On the surface, a judge's decision to block tough provisions of Arizona's immigration law was a defeat for the state's Republican governor and a win for the Democratic Obama administration. But neither party is sure it will play out that way politically, either this fall or beyond.
Keeping the illegal-immigration issue burning might help some Republican candidates, who need a fired-up conservative base, campaign strategists in both parties said Thursday. And the federal ruling might let Republicans campaign for tougher immigration enforcement without embarrassing scenes of police officers demanding documents from U.S. citizens of Hispanic descent, a widely predicted fallout of Arizona's pending law.
But if the GOP appears too zealous, it runs a longer-term risk of alienating Hispanic voters, one of the fastest-growing constituencies.
A handful of Republicans pounced on U.S. District Judge Susan Bolton's decision Wednesday to block provisions of the Arizona law. One of them would require officers to check a person's immigration status while enforcing other laws if there's a reasonable suspicion the person is in the country illegally.
The Republican Governors Association issued a fundraising e-mail from Arizona Gov. Jan Brewer, asking for help in the ongoing fight to implement the law. And Colorado Senate hopeful Jane Norton's campaign conducted robocalls telling Republican voters of her support for the measure.
But beyond Arizona, where street demonstrations took place on Thursday, many politicians took a wait-and-see stance. In Washington, top Republican lawmakers and party officials made statements about jobs, energy, taxes, health care, campaign finance and passport fraud, but there was hardly a whisper about immigration.
Democrats were nearly as quiet, aside from the Congressional Hispanic Caucus calling for a comprehensive solution to the issue.
The people plotting campaign strategy say illegal immigration can be an emotional but unpredictable issue. Many Americans express concerns about unlawful entries and the impact on wages and government resources. But they also talk about the power of deportation to break up families, and other matters.
Joanna Burgos of the National Republican Congressional Committee said the judge's ruling may help GOP candidates in close races in Arizona and south Texas. In these areas, where some illegal immigrants have smuggled drugs and committed violent crimes, she said, the issue is seen as a matter of security far more than one of civil rights or economic well-being.
Elsewhere this fall, Burgos said, jobs, health care and perhaps energy will probably overshadow immigration.
Washington-based GOP consultant Ron Bonjean agreed that immigration will not dominate the fall elections, although he predicted some Republican candidates will try to show "that the problem needs to be solved."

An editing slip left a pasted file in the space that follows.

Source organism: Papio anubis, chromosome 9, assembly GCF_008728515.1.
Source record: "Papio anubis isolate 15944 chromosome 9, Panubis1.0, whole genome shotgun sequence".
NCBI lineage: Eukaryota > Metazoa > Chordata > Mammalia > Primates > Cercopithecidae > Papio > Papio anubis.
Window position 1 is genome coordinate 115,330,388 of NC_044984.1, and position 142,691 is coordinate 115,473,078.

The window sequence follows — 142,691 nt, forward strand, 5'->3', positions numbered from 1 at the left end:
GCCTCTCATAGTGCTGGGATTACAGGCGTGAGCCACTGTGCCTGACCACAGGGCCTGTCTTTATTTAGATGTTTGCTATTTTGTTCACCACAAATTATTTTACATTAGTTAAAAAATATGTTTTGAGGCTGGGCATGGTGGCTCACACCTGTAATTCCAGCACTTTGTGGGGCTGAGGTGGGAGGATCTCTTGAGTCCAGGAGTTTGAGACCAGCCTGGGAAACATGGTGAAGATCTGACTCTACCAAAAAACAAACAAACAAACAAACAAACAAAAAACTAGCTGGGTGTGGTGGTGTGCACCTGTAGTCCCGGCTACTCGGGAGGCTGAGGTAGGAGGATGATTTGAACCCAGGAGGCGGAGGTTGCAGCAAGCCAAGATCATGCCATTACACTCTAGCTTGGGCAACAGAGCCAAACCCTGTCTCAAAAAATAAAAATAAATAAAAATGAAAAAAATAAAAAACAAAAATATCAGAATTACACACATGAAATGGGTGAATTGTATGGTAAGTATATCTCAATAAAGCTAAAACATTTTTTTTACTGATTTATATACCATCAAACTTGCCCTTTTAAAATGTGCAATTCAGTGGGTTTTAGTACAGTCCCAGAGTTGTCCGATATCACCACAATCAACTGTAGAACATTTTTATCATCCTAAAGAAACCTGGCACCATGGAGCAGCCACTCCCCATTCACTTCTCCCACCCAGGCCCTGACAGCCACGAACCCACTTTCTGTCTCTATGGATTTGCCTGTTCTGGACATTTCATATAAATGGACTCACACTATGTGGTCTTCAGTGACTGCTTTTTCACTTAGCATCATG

Bonjean said Republicans must proceed carefully with Hispanic voters. Republicans can hurt themselves for years to come if they appear unduly hostile to immigrants who came here illegally years ago, or seem indifferent to the rights of those here legally.
"The immigration issue is so sensitive," Bonjean said. "While Republicans are using it to fire up conservatives and independents, they'll have to find ways to talk about it without alienating Hispanic voters."
Sen. John Cornyn, R-Texas, said Thursday that Democrats are wrong to say Republicans are hiding prejudices behind the banner of national safety.
"There are some people who think that it's a trick, that when we say it's border security, that we're not interested in a broader immigration bill," Cornyn said in an interview at the Capitol. "I stand ready, willing and able to engage, but it's going to take some presidential leadership."
Democrats also were trying to sort out the Arizona ruling's impact.
It showed that the Obama administration, which sued Arizona to block the law's implementation, had a viable legal argument that the response to illegal immigration should be national, not piecemeal. But Bolton's ruling also underscored the fact that a Democratic-controlled Congress and White House have failed to find a comprehensive solution to the problem.
White House press secretary Robert Gibbs acknowledged that President Barack Obama's immigration stand may give some Democratic candidates heartburn this fall, but he said Obama doesn't make decisions "based on polling."
Obama believed that challenging the Arizona law "was the right thing to do," Gibbs told reporters. The next step, he said, "will be harder, and that is comprehensive immigration reform."
He urged all of this year's federal candidates to discuss their ideas openly.
Associated Press writers Julie Hirschfeld Davis and Suzanne Gamboa contributed to this report.
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